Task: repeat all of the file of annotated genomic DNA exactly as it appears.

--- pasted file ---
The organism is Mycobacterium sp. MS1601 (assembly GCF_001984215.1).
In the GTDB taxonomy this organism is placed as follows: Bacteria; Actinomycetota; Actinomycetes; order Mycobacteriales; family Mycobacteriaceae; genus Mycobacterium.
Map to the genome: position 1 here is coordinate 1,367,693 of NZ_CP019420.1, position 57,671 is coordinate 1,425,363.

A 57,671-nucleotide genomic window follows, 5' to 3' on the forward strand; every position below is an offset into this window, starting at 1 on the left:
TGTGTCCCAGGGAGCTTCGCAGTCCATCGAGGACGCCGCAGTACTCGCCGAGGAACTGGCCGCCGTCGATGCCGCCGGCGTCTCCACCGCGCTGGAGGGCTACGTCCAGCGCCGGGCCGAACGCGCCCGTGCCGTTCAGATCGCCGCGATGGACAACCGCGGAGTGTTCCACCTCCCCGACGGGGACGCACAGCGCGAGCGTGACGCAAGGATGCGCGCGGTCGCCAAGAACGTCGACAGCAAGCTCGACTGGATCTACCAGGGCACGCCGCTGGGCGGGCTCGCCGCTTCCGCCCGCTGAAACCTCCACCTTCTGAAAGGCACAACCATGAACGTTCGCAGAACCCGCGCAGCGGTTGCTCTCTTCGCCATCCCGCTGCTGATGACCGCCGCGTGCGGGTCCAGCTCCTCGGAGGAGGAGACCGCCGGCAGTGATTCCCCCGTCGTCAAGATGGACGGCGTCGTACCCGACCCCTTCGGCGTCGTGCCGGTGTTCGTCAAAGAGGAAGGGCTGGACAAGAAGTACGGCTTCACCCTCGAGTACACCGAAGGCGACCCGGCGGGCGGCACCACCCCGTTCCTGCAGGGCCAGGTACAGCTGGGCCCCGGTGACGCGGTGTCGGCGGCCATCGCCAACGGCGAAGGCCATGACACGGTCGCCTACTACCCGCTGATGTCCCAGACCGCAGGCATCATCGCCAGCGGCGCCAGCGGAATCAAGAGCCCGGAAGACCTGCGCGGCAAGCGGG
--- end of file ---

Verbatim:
The organism is Mycobacterium sp. MS1601 (assembly GCF_001984215.1).
In the GTDB taxonomy this organism is placed as follows: Bacteria; Actinomycetota; Actinomycetes; order Mycobacteriales; family Mycobacteriaceae; genus Mycobacterium.
Map to the genome: position 1 here is coordinate 1,367,693 of NZ_CP019420.1, position 57,671 is coordinate 1,425,363.

A 57,671-nucleotide genomic window follows, 5' to 3' on the forward strand; every position below is an offset into this window, starting at 1 on the left:
TGTGTCCCAGGGAGCTTCGCAGTCCATCGAGGACGCCGCAGTACTCGCCGAGGAACTGGCCGCCGTCGATGCCGCCGGCGTCTCCACCGCGCTGGAGGGCTACGTCCAGCGCCGGGCCGAACGCGCCCGTGCCGTTCAGATCGCCGCGATGGACAACCGCGGAGTGTTCCACCTCCCCGACGGGGACGCACAGCGCGAGCGTGACGCAAGGATGCGCGCGGTCGCCAAGAACGTCGACAGCAAGCTCGACTGGATCTACCAGGGCACGCCGCTGGGCGGGCTCGCCGCTTCCGCCCGCTGAAACCTCCACCTTCTGAAAGGCACAACCATGAACGTTCGCAGAACCCGCGCAGCGGTTGCTCTCTTCGCCATCCCGCTGCTGATGACCGCCGCGTGCGGGTCCAGCTCCTCGGAGGAGGAGACCGCCGGCAGTGATTCCCCCGTCGTCAAGATGGACGGCGTCGTACCCGACCCCTTCGGCGTCGTGCCGGTGTTCGTCAAAGAGGAAGGGCTGGACAAGAAGTACGGCTTCACCCTCGAGTACACCGAAGGCGACCCGGCGGGCGGCACCACCCCGTTCCTGCAGGGCCAGGTACAGCTGGGCCCCGGTGACGCGGTGTCGGCGGCCATCGCCAACGGCGAAGGCCATGACACGGTCGCCTACTACCCGCTGATGTCCCAGACCGCAGGCATCATCGCCAGCGGCGCCAGCGGAATCAAGAGCCCGGAAGACCTGCGCGGCAAGCGGG